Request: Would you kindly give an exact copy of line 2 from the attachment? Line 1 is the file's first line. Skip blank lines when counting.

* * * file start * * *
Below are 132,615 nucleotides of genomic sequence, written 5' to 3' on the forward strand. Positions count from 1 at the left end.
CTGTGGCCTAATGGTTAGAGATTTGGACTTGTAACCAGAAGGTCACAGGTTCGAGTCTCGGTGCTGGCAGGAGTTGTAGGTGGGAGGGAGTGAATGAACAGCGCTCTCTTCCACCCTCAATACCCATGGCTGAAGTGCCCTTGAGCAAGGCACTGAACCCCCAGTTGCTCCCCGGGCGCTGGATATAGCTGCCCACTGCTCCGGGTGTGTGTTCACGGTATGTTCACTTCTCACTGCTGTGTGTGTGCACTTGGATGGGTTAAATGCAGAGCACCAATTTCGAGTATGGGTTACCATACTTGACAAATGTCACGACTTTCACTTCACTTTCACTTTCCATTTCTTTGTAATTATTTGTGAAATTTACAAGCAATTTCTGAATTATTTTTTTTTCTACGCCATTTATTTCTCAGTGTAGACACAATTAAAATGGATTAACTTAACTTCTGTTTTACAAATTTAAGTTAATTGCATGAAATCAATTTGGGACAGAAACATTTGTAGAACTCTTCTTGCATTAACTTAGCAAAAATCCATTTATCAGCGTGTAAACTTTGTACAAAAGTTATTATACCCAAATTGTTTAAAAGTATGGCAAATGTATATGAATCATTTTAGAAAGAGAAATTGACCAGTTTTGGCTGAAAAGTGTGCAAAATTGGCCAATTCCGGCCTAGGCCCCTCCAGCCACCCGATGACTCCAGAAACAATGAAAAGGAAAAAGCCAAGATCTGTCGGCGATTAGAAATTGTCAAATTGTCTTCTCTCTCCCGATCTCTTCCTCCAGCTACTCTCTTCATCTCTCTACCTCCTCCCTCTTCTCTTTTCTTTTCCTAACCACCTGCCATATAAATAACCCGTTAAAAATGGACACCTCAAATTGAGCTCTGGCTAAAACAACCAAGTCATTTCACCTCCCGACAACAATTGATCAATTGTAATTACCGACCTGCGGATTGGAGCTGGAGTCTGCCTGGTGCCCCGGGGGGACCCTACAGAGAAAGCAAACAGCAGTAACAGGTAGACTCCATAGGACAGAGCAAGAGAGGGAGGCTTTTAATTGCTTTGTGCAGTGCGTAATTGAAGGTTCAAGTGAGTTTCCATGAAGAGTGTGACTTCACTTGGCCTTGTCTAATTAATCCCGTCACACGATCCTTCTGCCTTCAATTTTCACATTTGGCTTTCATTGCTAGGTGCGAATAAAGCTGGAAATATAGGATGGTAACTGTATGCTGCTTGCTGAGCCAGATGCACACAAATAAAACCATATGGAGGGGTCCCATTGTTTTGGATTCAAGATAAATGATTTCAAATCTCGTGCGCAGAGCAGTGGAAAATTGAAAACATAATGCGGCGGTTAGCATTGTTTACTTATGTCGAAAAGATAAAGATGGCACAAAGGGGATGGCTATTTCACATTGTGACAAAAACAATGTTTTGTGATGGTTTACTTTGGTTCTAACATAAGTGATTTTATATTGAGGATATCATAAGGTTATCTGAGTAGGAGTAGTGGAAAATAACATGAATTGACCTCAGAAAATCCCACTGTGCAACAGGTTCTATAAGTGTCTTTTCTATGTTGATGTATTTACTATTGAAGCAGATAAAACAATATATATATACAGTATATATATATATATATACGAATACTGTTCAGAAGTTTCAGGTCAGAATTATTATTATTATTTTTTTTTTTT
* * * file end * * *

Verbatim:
CTGTGGCCTAATGGTTAGAGATTTGGACTTGTAACCAGAAGGTCACAGGTTCGAGTCTCGGTGCTGGCAGGAGTTGTAGGTGGGAGGGAGTGAATGAACAGCGCTCTCTTCCACCCTCAATACCCATGGCTGAAGTGCCCTTGAGCAAGGCACTGAACCCCCAGTTGCTCCCCGGGCGCTGGATATAGCTGCCCACTGCTCCGGGTGTGTGTTCACGGTATGTTCACTTCTCACTGCTGTGTGTGTGCACTTGGATGGGTTAAATGCAGAGCACCAATTTCGAGTATGGGTTACCATACTTGACAAATGTCACGACTTTCACTTCACTTTCACTTTCCATTTCTTTGTAATTATTTGTGAAATTTACAAGCAATTTCTGAATTATTTTTTTTTCTACGCCATTTATTTCTCAGTGTAGACACAATTAAAATGGATTAACTTAACTTCTGTTTTACAAATTTAAGTTAATTGCATGAAATCAATTTGGGACAGAAACATTTGTAGAACTCTTCTTGCATTAACTTAGCAAAAATCCATTTATCAGCGTGTAAACTTTGTACAAAAGTTATTATACCCAAATTGTTTAAAAGTATGGCAAATGTATATGAATCATTTTAGAAAGAGAAATTGACCAGTTTTGGCTGAAAAGTGTGCAAAATTGGCCAATTCCGGCCTAGGCCCCTCCAGCCACCCGATGACTCCAGAAACAATGAAAAGGAAAAAGCCAAGATCTGTCGGCGATTAGAAATTGTCAAATTGTCTTCTCTCTCCCGATCTCTTCCTCCAGCTACTCTCTTCATCTCTCTACCTCCTCCCTCTTCTCTTTTCTTTTCCTAACCACCTGCCATATAAATAACCCGTTAAAAATGGACACCTCAAATTGAGCTCTGGCTAAAACAACCAAGTCATTTCACCTCCCGACAACAATTGATCAATTGTAATTACCGACCTGCGGATTGGAGCTGGAGTCTGCCTGGTGCCCCGGGGGGACCCTACAGAGAAAGCAAACAGCAGTAACAGGTAGACTCCATAGGACAGAGCAAGAGAGGGAGGCTTTTAATTGCTTTGTGCAGTGCGTAATTGAAGGTTCAAGTGAGTTTCCATGAAGAGTGTGACTTCACTTGGCCTTGTCTAATTAATCCCGTCACACGATCCTTCTGCCTTCAATTTTCACATTTGGCTTTCATTGCTAGGTGCGAATAAAGCTGGAAATATAGGATGGTAACTGTATGCTGCTTGCTGAGCCAGATGCACACAAATAAAACCATATGGAGGGGTCCCATTGTTTTGGATTCAAGATAAATGATTTCAAATCTCGTGCGCAGAGCAGTGGAAAATTGAAAACATAATGCGGCGGTTAGCATTGTTTACTTATGTCGAAAAGATAAAGATGGCACAAAGGGGATGGCTATTTCACATTGTGACAAAAACAATGTTTTGTGATGGTTTACTTTGGTTCTAACATAAGTGATTTTATATTGAGGATATCATAAGGTTATCTGAGTAGGAGTAGTGGAAAATAACATGAATTGACCTCAGAAAATCCCACTGTGCAACAGGTTCTATAAGTGTCTTTTCTATGTTGATGTATTTACTATTGAAGCAGATAAAACAATATATATATACAGTATATATATATATATATACGAATACTGTTCAGAAGTTTCAGGTCAGAATTATTATTATTATTTTTTTTTTTT